Contact Us

The Tension and Ambiguity of Xenosis’s “Night Hag”


The mere utterance of “tech-death” can set off a long chain of argumentative violence. From accusations of an obsession with virtuosity to the oft-cited resulting sterility of the seemingly mechanized performances, these complaints and criticisms are well-trodden ground for both fans and detractors of the genre alike. New Haven progressive tech-death crew Xenosis are not a group plagued by such symptoms, as evidenced by their recent release Devour and Birth.

An intensely musical effort, the album takes advantage of Xenosis’s formidable abilities and applies them in service of a deliciously inventive vision. The band augment their creativity with a number of enticing influences and touchstones to arrive at a final result that is far beyond a hollow idolization of proficiency. Premiering exclusively below is their brand-new video for the album’s opener “Night Hag.”

Percussive stabs set the tone immediately and provide plenty of room for bassist Dave Legenhausen to make his presence known. Legenhausen’s restlessness adds a charismatic funkiness to the band’s sound, one which plays a major role in setting them apart from their peers.

As expected, Xenosis’s songs feature an array of time signatures, but the band expertly stitch them together so that the groove is never disturbed. Jagged djent riffs, tremolo blasts, and propulsive bass/drum breaks are cohesively blended, and as with the other songs on Devour and Birth, “Night Hag” is eminently headbangable.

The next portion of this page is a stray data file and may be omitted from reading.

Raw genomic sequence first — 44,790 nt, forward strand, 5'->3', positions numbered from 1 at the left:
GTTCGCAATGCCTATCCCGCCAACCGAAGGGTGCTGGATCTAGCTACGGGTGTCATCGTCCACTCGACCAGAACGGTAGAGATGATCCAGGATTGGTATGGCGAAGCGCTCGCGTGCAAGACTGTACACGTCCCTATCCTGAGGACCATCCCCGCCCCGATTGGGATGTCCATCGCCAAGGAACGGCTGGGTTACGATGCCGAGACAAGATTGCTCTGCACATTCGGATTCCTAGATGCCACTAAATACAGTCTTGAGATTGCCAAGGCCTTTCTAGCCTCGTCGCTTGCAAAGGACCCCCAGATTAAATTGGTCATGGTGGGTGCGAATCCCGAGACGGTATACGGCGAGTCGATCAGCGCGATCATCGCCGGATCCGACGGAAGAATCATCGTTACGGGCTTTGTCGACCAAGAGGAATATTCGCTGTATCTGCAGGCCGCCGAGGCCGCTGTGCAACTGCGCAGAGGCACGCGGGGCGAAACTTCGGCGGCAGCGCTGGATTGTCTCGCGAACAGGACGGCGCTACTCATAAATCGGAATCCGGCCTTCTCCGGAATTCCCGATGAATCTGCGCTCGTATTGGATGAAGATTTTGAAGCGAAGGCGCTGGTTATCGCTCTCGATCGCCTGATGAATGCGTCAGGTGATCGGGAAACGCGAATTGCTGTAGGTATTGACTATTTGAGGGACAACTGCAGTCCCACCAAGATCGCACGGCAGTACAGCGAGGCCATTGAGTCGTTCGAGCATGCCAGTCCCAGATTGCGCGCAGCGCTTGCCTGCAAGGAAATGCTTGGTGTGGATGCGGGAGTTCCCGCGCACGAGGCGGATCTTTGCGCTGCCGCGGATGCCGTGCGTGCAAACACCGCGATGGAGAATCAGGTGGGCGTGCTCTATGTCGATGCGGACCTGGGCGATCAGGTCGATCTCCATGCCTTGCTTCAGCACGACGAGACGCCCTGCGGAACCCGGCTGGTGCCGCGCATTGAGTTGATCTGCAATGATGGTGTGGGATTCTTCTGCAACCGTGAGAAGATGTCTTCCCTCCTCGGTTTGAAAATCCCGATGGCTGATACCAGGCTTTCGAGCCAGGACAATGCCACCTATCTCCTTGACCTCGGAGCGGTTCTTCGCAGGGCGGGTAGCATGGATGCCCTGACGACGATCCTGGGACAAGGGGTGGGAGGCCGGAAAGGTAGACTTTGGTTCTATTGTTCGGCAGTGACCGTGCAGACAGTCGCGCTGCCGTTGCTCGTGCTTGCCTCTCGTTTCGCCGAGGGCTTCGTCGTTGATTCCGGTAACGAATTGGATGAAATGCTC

The video for the song is well-produced, though far from groundbreaking in terms of its visual content. It’s a standard-fare outing with the expected erratic action shots of the band — frequent cuts between disjointed close-ups constantly shifting in and out of focus.

An ambiguous storyline is woven between the performance shots with increasing tension to match the song’s progression. There’s a robed, candle-bearing woman, a couple of shirtless dudes, some sort of dark ritual, but it’s all secondary to the music itself. The video serves its function as a pedestal on which the band’s impressive performances and stirring songwriting can be effectively appreciated, and in this sense, it’s quite suitable.

The entirety of Devour and Birth is well worth a trip over to Xenosis’ Bandcamp page where the album is available in digital and CD formats.

Recent News

Leave a Comment

It appears that you already have an account created within our VIP network of sites on . To keep your personal information safe, we need to verify that it's really you. To activate your account, please confirm your password. When you have confirmed your password, you will be able to log in through Facebook on both sites.

Forgot your password?

It appears that you already have an account on this site associated with . To connect your existing account just click on the account activation button below. You will maintain your existing VIP profile. After you do this, you will be able to always log in to using your original account information.

Please fill out the information below to help us provide you a better experience.

(Forgot your password?)

Not a member? Sign up here

Sign up for Invisible Oranges - The Metal Blog quickly by connecting your Facebook account. It's just as secure and no password to remember!